IIT College of Architecture Curriculum Concerns
As students in the College of Architecture, we have had time to reflect on our educations, especially those of us in our later years. We have learned the technical skills we expect to possess as architects and have proven capable performing in professional design settings. However, more importantly, we have learned to be critical thinkers that question design and push the boundaries of the field further. Our education has made us incredibly well rounded and able to tackle problems of any scale or scope, something we fear the school may be losing during this transition period. Although we are upperclassmen soon to leave IIT, we still care about the College of Architecture; it should not just be a good school, but a competitive school where people from around the world come to participate in cutting edge design.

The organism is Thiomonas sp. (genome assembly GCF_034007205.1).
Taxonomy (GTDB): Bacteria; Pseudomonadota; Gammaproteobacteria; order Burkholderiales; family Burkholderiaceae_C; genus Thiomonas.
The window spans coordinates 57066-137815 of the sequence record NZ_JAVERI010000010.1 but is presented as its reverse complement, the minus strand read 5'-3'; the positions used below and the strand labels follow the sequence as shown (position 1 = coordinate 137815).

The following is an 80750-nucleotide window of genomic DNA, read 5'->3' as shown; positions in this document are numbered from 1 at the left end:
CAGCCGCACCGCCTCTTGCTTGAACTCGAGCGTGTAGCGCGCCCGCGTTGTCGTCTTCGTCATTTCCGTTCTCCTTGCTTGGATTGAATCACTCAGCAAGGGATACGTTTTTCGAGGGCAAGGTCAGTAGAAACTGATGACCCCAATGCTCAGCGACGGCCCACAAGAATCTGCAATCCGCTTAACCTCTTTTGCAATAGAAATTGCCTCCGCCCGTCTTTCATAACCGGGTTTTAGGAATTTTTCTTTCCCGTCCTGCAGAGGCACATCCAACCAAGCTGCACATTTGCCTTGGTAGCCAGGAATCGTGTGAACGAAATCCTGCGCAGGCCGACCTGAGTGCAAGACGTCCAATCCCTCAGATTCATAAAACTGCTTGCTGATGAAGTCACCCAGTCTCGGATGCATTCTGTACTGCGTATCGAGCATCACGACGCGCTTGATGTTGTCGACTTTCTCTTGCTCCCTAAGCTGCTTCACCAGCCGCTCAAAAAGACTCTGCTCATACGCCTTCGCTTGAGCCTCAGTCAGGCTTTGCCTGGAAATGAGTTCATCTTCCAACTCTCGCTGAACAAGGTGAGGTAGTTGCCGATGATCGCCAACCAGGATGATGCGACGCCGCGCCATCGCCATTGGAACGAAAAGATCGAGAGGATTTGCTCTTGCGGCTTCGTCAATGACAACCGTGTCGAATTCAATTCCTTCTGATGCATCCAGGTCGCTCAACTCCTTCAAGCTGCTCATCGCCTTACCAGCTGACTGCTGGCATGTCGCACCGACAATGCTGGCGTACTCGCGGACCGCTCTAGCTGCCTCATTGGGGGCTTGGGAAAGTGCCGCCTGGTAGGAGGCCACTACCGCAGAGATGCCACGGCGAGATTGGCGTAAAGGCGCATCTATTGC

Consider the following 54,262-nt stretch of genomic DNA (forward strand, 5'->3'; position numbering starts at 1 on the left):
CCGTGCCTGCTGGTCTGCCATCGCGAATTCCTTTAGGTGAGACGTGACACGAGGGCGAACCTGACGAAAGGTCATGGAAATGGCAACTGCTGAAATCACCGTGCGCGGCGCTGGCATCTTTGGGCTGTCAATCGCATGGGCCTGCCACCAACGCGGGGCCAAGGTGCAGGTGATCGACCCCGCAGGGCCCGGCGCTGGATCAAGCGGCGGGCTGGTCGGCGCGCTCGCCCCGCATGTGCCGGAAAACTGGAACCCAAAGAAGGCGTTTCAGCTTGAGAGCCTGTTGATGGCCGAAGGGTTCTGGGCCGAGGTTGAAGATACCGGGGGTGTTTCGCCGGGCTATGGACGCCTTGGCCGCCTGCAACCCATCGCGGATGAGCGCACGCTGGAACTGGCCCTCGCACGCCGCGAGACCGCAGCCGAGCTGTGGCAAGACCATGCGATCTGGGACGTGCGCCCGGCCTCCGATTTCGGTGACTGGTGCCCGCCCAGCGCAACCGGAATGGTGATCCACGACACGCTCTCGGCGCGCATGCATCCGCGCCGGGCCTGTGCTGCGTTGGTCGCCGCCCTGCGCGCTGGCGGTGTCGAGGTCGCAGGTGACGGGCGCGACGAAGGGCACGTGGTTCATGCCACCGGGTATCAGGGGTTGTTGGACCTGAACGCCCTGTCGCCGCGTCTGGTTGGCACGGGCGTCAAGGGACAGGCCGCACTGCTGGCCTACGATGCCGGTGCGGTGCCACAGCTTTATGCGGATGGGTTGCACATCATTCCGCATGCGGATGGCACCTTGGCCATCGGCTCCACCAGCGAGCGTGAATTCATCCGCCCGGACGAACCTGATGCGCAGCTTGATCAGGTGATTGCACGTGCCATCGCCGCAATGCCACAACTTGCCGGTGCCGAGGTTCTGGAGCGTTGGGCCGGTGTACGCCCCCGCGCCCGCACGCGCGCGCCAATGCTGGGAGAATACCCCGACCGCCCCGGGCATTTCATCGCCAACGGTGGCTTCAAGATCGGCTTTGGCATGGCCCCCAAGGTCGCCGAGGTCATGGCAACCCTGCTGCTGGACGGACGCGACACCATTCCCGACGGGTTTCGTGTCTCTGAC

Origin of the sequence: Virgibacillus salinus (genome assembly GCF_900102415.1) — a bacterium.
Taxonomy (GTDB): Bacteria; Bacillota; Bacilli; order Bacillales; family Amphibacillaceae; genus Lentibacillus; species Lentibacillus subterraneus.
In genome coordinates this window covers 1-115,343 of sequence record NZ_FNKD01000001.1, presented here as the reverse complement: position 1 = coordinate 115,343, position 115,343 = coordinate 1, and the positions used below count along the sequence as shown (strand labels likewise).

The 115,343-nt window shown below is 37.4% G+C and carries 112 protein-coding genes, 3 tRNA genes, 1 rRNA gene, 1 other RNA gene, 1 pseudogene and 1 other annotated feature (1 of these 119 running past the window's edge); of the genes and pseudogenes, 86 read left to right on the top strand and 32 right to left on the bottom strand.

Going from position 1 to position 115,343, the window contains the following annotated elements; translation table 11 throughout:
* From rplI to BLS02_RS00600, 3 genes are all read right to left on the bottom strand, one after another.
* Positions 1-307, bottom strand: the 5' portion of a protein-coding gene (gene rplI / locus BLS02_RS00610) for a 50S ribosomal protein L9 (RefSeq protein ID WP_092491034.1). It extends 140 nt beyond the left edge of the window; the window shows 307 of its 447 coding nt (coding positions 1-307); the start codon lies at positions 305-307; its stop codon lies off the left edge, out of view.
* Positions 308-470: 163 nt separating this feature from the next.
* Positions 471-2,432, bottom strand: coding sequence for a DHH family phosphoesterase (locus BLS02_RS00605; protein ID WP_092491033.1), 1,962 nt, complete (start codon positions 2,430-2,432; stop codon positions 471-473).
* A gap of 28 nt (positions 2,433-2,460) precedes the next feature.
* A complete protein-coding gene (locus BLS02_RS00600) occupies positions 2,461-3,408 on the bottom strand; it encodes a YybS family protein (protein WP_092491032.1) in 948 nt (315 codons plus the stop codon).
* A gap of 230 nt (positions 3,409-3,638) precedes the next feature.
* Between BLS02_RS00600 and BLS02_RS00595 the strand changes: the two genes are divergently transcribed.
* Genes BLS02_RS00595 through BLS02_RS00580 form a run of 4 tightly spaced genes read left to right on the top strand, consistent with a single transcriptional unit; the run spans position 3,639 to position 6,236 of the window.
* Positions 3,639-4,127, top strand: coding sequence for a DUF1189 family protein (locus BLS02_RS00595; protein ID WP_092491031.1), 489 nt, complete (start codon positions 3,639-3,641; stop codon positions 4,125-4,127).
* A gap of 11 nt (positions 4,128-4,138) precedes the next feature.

This pedagogical difference was evident in the early stages of our education. There was a clear mission statement of the school and understanding of the direction our education would take us. Now, there is no critical position or cohesion in the curriculum. In the transition period between deans, we believed that there were to be no significant changes to the curriculum without student involvement. Instead, significant changes that have diminished the clear agenda of the school. When we look at the projects of the underclassmen who have started under a changed curriculum, we see work that does not reflect the same experiences we had - experiences in not just technically performing architecture but truly practicing design. If the program continues to lose focus on the critical thinking and practice required of a designer today, the education of future students and the reputation of the school will be jeopardized. Because of this, we are requesting to meet with the curriculum committee to better understand how and why changes have been made already and how students and faculty can work together to ensure the curriculum will satisfy both technical needs and the critical skills necessary for students entering the complex workforce today. We specifically want to focus on increasing the transparency between students and the administration as the curriculum continues to shift in the future, creating clear channels for communication between the students and administration, and begin to create a clear outline of the program so there is no question as to what the mission of the college is and how this informs the progression of the curriculum.